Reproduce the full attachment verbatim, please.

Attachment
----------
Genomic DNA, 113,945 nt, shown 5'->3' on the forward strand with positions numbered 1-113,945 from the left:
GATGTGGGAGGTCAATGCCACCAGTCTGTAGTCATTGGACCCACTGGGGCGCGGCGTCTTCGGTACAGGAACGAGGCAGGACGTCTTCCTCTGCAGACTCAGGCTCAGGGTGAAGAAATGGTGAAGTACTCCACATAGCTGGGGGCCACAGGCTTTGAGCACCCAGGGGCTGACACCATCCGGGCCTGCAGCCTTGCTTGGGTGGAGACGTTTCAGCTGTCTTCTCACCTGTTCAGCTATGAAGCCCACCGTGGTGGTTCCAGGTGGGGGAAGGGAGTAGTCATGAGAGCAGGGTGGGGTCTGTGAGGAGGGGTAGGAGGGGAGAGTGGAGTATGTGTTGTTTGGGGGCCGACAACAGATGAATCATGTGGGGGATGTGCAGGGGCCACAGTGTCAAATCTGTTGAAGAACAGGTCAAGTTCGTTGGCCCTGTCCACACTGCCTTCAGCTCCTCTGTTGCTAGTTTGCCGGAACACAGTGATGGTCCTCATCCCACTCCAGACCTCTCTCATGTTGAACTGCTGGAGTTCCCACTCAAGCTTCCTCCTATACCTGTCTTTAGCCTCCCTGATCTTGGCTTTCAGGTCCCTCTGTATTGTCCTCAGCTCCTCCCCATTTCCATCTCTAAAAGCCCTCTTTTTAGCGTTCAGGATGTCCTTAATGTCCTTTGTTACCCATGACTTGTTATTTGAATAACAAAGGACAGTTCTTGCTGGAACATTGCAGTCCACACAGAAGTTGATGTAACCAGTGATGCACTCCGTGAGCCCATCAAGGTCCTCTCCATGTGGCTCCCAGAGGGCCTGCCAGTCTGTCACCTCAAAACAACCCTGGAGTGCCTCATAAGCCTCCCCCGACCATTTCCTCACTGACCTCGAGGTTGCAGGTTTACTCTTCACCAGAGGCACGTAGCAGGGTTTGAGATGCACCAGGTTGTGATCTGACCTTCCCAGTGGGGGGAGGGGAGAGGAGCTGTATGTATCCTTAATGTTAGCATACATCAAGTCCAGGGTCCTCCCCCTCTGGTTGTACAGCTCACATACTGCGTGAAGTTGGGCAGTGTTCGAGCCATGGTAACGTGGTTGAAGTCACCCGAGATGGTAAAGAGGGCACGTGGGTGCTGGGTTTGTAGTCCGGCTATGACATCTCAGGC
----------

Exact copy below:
Genomic DNA, 113,945 nt, shown 5'->3' on the forward strand with positions numbered 1-113,945 from the left:
GATGTGGGAGGTCAATGCCACCAGTCTGTAGTCATTGGACCCACTGGGGCGCGGCGTCTTCGGTACAGGAACGAGGCAGGACGTCTTCCTCTGCAGACTCAGGCTCAGGGTGAAGAAATGGTGAAGTACTCCACATAGCTGGGGGCCACAGGCTTTGAGCACCCAGGGGCTGACACCATCCGGGCCTGCAGCCTTGCTTGGGTGGAGACGTTTCAGCTGTCTTCTCACCTGTTCAGCTATGAAGCCCACCGTGGTGGTTCCAGGTGGGGGAAGGGAGTAGTCATGAGAGCAGGGTGGGGTCTGTGAGGAGGGGTAGGAGGGGAGAGTGGAGTATGTGTTGTTTGGGGGCCGACAACAGATGAATCATGTGGGGGATGTGCAGGGGCCACAGTGTCAAATCTGTTGAAGAACAGGTCAAGTTCGTTGGCCCTGTCCACACTGCCTTCAGCTCCTCTGTTGCTAGTTTGCCGGAACACAGTGATGGTCCTCATCCCACTCCAGACCTCTCTCATGTTGAACTGCTGGAGTTCCCACTCAAGCTTCCTCCTATACCTGTCTTTAGCCTCCCTGATCTTGGCTTTCAGGTCCCTCTGTATTGTCCTCAGCTCCTCCCCATTTCCATCTCTAAAAGCCCTCTTTTTAGCGTTCAGGATGTCCTTAATGTCCTTTGTTACCCATGACTTGTTATTTGAATAACAAAGGACAGTTCTTGCTGGAACATTGCAGTCCACACAGAAGTTGATGTAACCAGTGATGCACTCCGTGAGCCCATCAAGGTCCTCTCCATGTGGCTCCCAGAGGGCCTGCCAGTCTGTCACCTCAAAACAACCCTGGAGTGCCTCATAAGCCTCCCCCGACCATTTCCTCACTGACCTCGAGGTTGCAGGTTTACTCTTCACCAGAGGCACGTAGCAGGGTTTGAGATGCACCAGGTTGTGATCTGACCTTCCCAGTGGGGGGAGGGGAGAGGAGCTGTATGTATCCTTAATGTTAGCATACATCAAGTCCAGGGTCCTCCCCCTCTGGTTGTACAGCTCACATACTGCGTGAAGTTGGGCAGTGTTCGAGCCATGGTAACGTGGTTGAAGTCACCCGAGATGGTAAAGAGGGCACGTGGGTGCTGGGTTTGTAGTCCGGCTATGACATCTCAGGC